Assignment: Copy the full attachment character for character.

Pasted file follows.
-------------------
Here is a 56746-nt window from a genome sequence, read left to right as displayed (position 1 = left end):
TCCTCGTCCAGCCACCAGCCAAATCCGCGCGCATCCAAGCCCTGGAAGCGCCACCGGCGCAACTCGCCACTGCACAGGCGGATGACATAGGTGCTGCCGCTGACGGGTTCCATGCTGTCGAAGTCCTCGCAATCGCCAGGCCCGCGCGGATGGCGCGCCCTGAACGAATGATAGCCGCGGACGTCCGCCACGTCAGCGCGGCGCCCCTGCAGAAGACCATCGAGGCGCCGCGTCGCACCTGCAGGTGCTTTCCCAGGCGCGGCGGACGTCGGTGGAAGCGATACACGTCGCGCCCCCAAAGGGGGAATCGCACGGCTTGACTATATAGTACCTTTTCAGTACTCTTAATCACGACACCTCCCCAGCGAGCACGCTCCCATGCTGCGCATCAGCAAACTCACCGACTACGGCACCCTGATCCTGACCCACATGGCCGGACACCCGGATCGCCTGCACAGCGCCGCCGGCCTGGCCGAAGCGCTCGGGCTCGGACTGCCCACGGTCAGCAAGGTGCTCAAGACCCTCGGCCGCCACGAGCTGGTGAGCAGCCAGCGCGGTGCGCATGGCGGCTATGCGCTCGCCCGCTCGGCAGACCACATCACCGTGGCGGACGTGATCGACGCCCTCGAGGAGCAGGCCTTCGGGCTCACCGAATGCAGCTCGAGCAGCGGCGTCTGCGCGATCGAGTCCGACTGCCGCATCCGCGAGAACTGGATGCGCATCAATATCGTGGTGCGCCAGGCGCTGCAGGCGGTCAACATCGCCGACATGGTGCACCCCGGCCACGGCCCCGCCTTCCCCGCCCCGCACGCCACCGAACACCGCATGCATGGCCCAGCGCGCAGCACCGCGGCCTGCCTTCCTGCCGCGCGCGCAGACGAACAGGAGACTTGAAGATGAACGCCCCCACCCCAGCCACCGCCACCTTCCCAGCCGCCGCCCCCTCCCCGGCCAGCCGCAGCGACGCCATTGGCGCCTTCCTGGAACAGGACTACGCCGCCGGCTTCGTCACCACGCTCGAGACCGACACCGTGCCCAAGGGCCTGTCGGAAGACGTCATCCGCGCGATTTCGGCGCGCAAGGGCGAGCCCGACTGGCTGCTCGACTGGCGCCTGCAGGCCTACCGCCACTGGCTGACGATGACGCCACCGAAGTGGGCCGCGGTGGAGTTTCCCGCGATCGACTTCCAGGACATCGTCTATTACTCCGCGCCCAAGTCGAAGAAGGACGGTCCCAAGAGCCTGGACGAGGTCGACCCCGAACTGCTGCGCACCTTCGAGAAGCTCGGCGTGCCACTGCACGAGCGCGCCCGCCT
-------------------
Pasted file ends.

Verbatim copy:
Here is a 56746-nt window from a genome sequence, read left to right as displayed (position 1 = left end):
TCCTCGTCCAGCCACCAGCCAAATCCGCGCGCATCCAAGCCCTGGAAGCGCCACCGGCGCAACTCGCCACTGCACAGGCGGATGACATAGGTGCTGCCGCTGACGGGTTCCATGCTGTCGAAGTCCTCGCAATCGCCAGGCCCGCGCGGATGGCGCGCCCTGAACGAATGATAGCCGCGGACGTCCGCCACGTCAGCGCGGCGCCCCTGCAGAAGACCATCGAGGCGCCGCGTCGCACCTGCAGGTGCTTTCCCAGGCGCGGCGGACGTCGGTGGAAGCGATACACGTCGCGCCCCCAAAGGGGGAATCGCACGGCTTGACTATATAGTACCTTTTCAGTACTCTTAATCACGACACCTCCCCAGCGAGCACGCTCCCATGCTGCGCATCAGCAAACTCACCGACTACGGCACCCTGATCCTGACCCACATGGCCGGACACCCGGATCGCCTGCACAGCGCCGCCGGCCTGGCCGAAGCGCTCGGGCTCGGACTGCCCACGGTCAGCAAGGTGCTCAAGACCCTCGGCCGCCACGAGCTGGTGAGCAGCCAGCGCGGTGCGCATGGCGGCTATGCGCTCGCCCGCTCGGCAGACCACATCACCGTGGCGGACGTGATCGACGCCCTCGAGGAGCAGGCCTTCGGGCTCACCGAATGCAGCTCGAGCAGCGGCGTCTGCGCGATCGAGTCCGACTGCCGCATCCGCGAGAACTGGATGCGCATCAATATCGTGGTGCGCCAGGCGCTGCAGGCGGTCAACATCGCCGACATGGTGCACCCCGGCCACGGCCCCGCCTTCCCCGCCCCGCACGCCACCGAACACCGCATGCATGGCCCAGCGCGCAGCACCGCGGCCTGCCTTCCTGCCGCGCGCGCAGACGAACAGGAGACTTGAAGATGAACGCCCCCACCCCAGCCACCGCCACCTTCCCAGCCGCCGCCCCCTCCCCGGCCAGCCGCAGCGACGCCATTGGCGCCTTCCTGGAACAGGACTACGCCGCCGGCTTCGTCACCACGCTCGAGACCGACACCGTGCCCAAGGGCCTGTCGGAAGACGTCATCCGCGCGATTTCGGCGCGCAAGGGCGAGCCCGACTGGCTGCTCGACTGGCGCCTGCAGGCCTACCGCCACTGGCTGACGATGACGCCACCGAAGTGGGCCGCGGTGGAGTTTCCCGCGATCGACTTCCAGGACATCGTCTATTACTCCGCGCCCAAGTCGAAGAAGGACGGTCCCAAGAGCCTGGACGAGGTCGACCCCGAACTGCTGCGCACCTTCGAGAAGCTCGGCGTGCCACTGCACGAGCGCGCCCGCCT